Members of Wilco and Sonic Youth turn avant-garde at Krannert

As much as it may seem so after Pygmalion, CU isn’t quite over with music festivals for the year.
Come Saturday, September 27, the Krannert Center for the Performing Arts will be host to the Bang on a Can Marathon. The 12-hour festival will bring a host of music, ranging from classical to avant-garde to just about any other genre imaginable.
The festival will feature the Bang on a Can All-Stars, a classical/avant-garde/minimal/catch-all ensemble, performing with various groups, including composers and performers from the University.
However, the marathon will also showcase the likes of Glenn Kotche, drummer for Wilco, and Lee Ranaldo, guitarist for Sonic Youth, both abandoning their discipline in rock in favor of unexplored oppurtunities in avant-garde compositions.
“I have had a genuine desire to explore these areas,” Kotche said in reference to his composition work. “I love being in a rock band, but there is this other side of me that likes to do things on my own. I wouldn’t be happy if I wasn’t in a rock band, but I wouldn’t be happy if I couldn’t do these other things.”
Kotche, who holds a music performance degree from the University of Kentucky, will be performing his composition entitled “Snap” alongside pieces from his 2006 solo effort, Mobile.
“When we started recording the last Wilco record, I got into listening soul music,” he said. “I was listening to a lot of Stax Records (a soul label founded in Memphis, Tenn.) from the ’60s and ’70s. I got the idea to use that as a jumping-off place [for ‘Snap’].”
What resulted was an 11-minute piece that came from certain parts of Stax songs. Kotche said he would lift a melody line from one song, a bass line from another and a drum rhythm from yet another. What resulted was “a piece that sounds nothing like that music.”
On the other hand, Ranaldo’s piece, entitled “How Deep Are Rivers? (A Map Is a Good Piece of Paper),” may be more akin to the music of Sonic Youth. “There is a serious kind of tone to it,” he said. “It goes through a few different moods, from heavy and serious to more rocking sections.”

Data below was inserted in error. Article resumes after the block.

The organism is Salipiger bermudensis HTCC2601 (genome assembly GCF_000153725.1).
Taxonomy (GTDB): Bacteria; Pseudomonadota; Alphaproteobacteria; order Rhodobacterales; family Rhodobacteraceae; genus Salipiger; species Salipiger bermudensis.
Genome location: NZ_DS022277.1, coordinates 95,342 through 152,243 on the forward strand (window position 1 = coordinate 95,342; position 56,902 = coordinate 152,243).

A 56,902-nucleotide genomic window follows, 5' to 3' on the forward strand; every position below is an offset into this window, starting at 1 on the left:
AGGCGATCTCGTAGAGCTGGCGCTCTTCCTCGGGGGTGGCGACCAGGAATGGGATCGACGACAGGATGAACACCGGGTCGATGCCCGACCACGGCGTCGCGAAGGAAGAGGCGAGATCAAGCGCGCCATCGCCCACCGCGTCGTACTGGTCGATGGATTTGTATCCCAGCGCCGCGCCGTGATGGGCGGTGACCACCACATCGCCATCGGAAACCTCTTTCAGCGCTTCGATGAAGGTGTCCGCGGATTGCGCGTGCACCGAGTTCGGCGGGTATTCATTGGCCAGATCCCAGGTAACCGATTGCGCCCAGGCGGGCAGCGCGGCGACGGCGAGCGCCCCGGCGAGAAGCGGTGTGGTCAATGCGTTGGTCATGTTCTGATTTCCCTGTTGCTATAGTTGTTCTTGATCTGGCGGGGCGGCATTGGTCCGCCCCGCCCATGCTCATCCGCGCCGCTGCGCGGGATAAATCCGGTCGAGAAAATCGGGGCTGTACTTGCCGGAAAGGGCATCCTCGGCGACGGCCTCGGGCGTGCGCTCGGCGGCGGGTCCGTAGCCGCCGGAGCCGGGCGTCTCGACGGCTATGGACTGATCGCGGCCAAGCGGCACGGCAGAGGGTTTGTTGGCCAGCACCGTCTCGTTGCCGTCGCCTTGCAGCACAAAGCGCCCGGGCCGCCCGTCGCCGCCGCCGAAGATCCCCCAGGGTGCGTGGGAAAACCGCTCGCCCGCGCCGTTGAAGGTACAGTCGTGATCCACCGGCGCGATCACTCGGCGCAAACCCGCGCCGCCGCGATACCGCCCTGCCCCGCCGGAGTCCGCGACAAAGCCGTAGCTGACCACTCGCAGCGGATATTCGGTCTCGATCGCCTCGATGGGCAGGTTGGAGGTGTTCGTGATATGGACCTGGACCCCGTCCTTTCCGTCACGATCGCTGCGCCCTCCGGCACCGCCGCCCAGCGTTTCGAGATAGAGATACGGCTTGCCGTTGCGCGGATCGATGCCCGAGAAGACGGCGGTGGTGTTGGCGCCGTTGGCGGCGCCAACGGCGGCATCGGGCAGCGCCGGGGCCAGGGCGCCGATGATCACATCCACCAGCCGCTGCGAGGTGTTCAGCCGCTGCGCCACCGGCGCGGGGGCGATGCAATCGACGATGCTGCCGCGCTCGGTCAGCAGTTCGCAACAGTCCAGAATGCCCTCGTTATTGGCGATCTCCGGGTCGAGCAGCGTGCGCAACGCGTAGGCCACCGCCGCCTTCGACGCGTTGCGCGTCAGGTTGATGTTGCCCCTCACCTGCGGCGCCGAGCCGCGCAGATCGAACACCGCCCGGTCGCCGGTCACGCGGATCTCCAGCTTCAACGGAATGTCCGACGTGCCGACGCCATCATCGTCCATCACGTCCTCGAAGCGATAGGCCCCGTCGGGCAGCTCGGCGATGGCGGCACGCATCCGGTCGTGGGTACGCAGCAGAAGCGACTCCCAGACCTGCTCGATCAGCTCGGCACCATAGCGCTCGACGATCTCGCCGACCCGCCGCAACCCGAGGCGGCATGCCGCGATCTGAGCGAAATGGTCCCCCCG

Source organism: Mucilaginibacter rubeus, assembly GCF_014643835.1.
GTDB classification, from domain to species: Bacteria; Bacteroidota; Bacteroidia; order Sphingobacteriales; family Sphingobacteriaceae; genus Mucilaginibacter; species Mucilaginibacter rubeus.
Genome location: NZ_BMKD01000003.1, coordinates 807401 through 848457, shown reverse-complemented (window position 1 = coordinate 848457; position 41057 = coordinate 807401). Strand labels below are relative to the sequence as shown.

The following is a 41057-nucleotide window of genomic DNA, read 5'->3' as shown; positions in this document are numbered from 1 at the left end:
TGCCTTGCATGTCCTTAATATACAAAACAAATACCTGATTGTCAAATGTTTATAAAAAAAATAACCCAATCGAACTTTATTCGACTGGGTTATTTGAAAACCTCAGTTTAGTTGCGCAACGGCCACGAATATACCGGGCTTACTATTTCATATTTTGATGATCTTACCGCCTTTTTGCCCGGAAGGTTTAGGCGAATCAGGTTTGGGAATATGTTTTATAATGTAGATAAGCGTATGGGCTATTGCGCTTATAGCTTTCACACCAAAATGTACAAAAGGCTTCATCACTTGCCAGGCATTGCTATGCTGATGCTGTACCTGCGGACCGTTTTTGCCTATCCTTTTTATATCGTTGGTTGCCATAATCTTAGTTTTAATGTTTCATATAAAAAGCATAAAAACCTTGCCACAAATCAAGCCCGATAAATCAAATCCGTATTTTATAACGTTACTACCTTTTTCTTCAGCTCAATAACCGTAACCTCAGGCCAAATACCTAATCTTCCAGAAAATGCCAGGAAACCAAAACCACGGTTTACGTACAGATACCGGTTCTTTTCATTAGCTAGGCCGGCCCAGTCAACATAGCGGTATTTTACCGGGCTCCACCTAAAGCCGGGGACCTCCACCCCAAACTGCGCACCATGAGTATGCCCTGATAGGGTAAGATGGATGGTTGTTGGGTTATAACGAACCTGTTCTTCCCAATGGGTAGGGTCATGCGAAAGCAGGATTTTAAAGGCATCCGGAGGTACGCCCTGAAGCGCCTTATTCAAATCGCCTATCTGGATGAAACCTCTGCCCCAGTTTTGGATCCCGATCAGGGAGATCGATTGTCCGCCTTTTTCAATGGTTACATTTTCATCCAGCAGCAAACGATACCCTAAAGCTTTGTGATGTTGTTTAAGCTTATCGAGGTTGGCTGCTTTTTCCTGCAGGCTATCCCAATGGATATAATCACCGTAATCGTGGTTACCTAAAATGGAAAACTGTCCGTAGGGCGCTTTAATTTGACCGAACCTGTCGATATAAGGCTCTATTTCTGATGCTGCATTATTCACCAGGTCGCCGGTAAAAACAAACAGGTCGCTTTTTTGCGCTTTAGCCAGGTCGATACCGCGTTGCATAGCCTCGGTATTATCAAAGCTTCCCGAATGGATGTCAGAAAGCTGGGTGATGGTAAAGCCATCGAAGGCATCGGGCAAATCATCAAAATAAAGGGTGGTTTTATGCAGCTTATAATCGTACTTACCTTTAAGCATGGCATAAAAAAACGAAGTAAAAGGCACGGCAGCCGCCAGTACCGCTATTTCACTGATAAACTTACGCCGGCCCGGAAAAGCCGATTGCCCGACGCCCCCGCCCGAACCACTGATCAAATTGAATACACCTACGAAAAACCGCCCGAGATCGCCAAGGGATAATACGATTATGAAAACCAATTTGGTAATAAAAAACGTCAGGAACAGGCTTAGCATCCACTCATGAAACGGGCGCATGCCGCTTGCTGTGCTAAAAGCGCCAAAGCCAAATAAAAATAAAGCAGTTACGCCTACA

The music is based around different tonalities that build and build in intensity as the piece moves on. “One of the players likened the score of my piece to MapQuest directions,” Ranaldo said. “There are a lot of structured sections, but there are free-flowing sections as well. You know you have to hit a chord at a certain part, but there is a lot of room for open-ended playing.”
Ranaldo and Kotche are just two of the pieces of the Bang on a Can Marathon’s puzzle. Evan Ziporyn has been with the Bang on a Can All-Stars since 1992 as a clarinet (of many kinds) player and said the idea for the marathon came from having a festival where boundaries are shattered.
“What we found when we do these things is that it gives people a chance to check out different kinds music, to listen in a different way,” Ziporyn said.
Ziporyn said he and the rest of the Bang on a Can All-Stars, which includes Robert Black on bass, David Cossin on drums and percussion and Mark Stewart on guitars, basically act as a “house band” for the marathon shows.
“Our basic commitment is to have an adventurous spirit,” Ziporyn said. “Whether it’s contemporary classic or minimalism, indie rock, electronic or jazz. There is no real aesthetic principle other than we are looking for people who are looking to push boundaries.”
The Bang on a Can Marathon will take place at the Colwell Playhouse of the Krannert Center for the Performing Arts, 500 S. Goodwin Ave., Urbana, at 12 p.m. Sept. 27. The performance will also feature works by Brian Eno, Steve Reich and Ziporyn himself, among others.

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